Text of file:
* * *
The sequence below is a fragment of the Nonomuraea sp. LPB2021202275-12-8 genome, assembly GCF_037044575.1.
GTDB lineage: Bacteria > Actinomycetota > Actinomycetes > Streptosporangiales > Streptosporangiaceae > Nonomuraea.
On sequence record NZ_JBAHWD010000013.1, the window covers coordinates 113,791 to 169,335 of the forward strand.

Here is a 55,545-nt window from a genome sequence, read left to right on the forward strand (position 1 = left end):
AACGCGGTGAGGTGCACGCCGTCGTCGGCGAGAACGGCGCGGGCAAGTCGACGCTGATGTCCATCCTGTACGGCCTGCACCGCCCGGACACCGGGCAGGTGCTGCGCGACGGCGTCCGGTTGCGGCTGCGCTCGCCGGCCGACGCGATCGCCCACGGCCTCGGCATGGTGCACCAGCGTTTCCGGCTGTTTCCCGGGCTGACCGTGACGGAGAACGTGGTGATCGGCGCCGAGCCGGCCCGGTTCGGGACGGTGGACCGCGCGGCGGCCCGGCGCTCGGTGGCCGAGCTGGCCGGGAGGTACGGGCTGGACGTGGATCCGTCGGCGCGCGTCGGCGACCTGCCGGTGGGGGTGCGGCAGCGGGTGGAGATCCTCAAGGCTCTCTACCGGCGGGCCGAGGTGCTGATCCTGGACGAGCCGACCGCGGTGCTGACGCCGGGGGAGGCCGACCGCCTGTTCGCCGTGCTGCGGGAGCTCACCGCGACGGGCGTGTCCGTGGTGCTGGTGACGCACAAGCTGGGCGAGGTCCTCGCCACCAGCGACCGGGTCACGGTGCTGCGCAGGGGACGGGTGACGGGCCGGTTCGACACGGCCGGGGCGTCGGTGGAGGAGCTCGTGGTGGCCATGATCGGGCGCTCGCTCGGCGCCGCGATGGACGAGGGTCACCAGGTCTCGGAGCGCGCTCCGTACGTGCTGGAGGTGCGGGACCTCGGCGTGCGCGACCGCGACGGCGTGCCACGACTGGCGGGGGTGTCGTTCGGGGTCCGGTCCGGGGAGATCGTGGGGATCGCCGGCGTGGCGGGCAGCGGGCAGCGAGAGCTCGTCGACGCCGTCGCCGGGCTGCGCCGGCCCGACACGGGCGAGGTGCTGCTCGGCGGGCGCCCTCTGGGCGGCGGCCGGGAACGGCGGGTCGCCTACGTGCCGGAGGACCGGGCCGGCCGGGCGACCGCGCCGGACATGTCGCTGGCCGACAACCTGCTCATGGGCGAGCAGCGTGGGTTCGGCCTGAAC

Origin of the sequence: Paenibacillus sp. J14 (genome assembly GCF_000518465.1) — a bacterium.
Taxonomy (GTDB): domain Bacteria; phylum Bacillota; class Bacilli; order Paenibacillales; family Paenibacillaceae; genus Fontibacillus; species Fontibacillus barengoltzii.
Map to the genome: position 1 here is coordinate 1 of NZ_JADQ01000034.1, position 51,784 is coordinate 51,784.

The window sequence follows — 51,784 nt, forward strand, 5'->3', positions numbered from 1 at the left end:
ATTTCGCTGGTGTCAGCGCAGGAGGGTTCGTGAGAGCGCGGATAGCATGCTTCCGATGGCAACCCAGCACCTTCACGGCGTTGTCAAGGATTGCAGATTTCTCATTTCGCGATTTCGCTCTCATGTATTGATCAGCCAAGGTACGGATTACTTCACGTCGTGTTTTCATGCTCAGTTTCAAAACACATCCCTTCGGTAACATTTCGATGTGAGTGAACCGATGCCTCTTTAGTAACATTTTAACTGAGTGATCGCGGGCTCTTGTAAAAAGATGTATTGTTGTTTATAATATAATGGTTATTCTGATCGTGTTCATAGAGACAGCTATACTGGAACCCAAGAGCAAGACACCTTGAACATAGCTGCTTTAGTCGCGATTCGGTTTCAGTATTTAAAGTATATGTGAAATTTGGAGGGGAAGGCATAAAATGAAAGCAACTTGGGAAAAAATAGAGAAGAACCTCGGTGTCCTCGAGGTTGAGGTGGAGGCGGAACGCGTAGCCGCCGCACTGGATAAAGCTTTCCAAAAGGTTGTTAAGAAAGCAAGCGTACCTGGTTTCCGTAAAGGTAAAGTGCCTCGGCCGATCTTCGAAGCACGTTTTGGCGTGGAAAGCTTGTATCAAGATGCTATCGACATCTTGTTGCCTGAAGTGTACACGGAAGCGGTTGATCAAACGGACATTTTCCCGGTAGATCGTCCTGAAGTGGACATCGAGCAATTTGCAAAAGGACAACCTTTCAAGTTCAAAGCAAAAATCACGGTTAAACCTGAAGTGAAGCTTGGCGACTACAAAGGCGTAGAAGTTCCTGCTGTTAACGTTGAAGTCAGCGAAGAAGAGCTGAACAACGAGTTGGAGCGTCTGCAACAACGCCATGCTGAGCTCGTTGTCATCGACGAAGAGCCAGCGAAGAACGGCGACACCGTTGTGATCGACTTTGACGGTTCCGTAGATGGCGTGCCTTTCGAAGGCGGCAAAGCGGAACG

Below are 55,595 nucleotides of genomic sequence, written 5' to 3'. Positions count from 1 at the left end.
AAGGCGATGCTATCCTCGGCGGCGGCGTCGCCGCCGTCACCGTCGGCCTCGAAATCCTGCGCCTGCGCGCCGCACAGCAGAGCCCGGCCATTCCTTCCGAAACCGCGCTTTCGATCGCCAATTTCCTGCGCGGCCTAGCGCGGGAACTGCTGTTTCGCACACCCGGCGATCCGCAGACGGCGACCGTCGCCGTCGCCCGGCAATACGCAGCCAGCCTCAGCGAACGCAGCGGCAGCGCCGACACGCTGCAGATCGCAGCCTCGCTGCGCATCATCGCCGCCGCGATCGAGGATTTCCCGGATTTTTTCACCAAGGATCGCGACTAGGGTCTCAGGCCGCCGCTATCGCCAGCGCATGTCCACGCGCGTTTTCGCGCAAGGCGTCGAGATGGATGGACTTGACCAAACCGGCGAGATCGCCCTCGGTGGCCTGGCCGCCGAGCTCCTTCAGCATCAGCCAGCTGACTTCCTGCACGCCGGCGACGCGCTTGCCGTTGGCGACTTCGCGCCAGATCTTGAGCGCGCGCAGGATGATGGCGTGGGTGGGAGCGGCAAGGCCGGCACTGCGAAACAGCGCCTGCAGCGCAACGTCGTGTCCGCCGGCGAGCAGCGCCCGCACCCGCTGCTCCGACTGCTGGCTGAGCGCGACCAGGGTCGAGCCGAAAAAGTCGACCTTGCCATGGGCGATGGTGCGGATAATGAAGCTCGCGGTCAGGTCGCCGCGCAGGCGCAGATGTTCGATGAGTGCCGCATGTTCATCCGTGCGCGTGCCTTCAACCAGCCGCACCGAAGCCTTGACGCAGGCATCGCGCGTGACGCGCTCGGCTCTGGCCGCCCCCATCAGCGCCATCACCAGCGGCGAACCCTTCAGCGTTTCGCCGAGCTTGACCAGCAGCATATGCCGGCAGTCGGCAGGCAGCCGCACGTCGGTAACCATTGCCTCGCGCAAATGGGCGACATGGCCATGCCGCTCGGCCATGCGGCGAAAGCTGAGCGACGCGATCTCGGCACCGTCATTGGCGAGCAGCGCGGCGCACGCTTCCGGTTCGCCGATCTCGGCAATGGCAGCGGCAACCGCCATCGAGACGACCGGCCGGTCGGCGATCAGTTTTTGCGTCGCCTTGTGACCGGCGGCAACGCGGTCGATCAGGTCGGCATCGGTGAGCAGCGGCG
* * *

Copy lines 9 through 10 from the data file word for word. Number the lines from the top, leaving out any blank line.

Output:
The window sequence follows — 51,784 nt, forward strand, 5'->3', positions numbered from 1 at the left end:
ATTTCGCTGGTGTCAGCGCAGGAGGGTTCGTGAGAGCGCGGATAGCATGCTTCCGATGGCAACCCAGCACCTTCACGGCGTTGTCAAGGATTGCAGATTTCTCATTTCGCGATTTCGCTCTCATGTATTGATCAGCCAAGGTACGGATTACTTCACGTCGTGTTTTCATGCTCAGTTTCAAAACACATCCCTTCGGTAACATTTCGATGTGAGTGAACCGATGCCTCTTTAGTAACATTTTAACTGAGTGATCGCGGGCTCTTGTAAAAAGATGTATTGTTGTTTATAATATAATGGTTATTCTGATCGTGTTCATAGAGACAGCTATACTGGAACCCAAGAGCAAGACACCTTGAACATAGCTGCTTTAGTCGCGATTCGGTTTCAGTATTTAAAGTATATGTGAAATTTGGAGGGGAAGGCATAAAATGAAAGCAACTTGGGAAAAAATAGAGAAGAACCTCGGTGTCCTCGAGGTTGAGGTGGAGGCGGAACGCGTAGCCGCCGCACTGGATAAAGCTTTCCAAAAGGTTGTTAAGAAAGCAAGCGTACCTGGTTTCCGTAAAGGTAAAGTGCCTCGGCCGATCTTCGAAGCACGTTTTGGCGTGGAAAGCTTGTATCAAGATGCTATCGACATCTTGTTGCCTGAAGTGTACACGGAAGCGGTTGATCAAACGGACATTTTCCCGGTAGATCGTCCTGAAGTGGACATCGAGCAATTTGCAAAAGGACAACCTTTCAAGTTCAAAGCAAAAATCACGGTTAAACCTGAAGTGAAGCTTGGCGACTACAAAGGCGTAGAAGTTCCTGCTGTTAACGTTGAAGTCAGCGAAGAAGAGCTGAACAACGAGTTGGAGCGTCTGCAACAACGCCATGCTGAGCTCGTTGTCATCGACGAAGAGCCAGCGAAGAACGGCGACACCGTTGTGATCGACTTTGACGGTTCCGTAGATGGCGTGCCTTTCGAAGGCGGCAAAGCGGAACG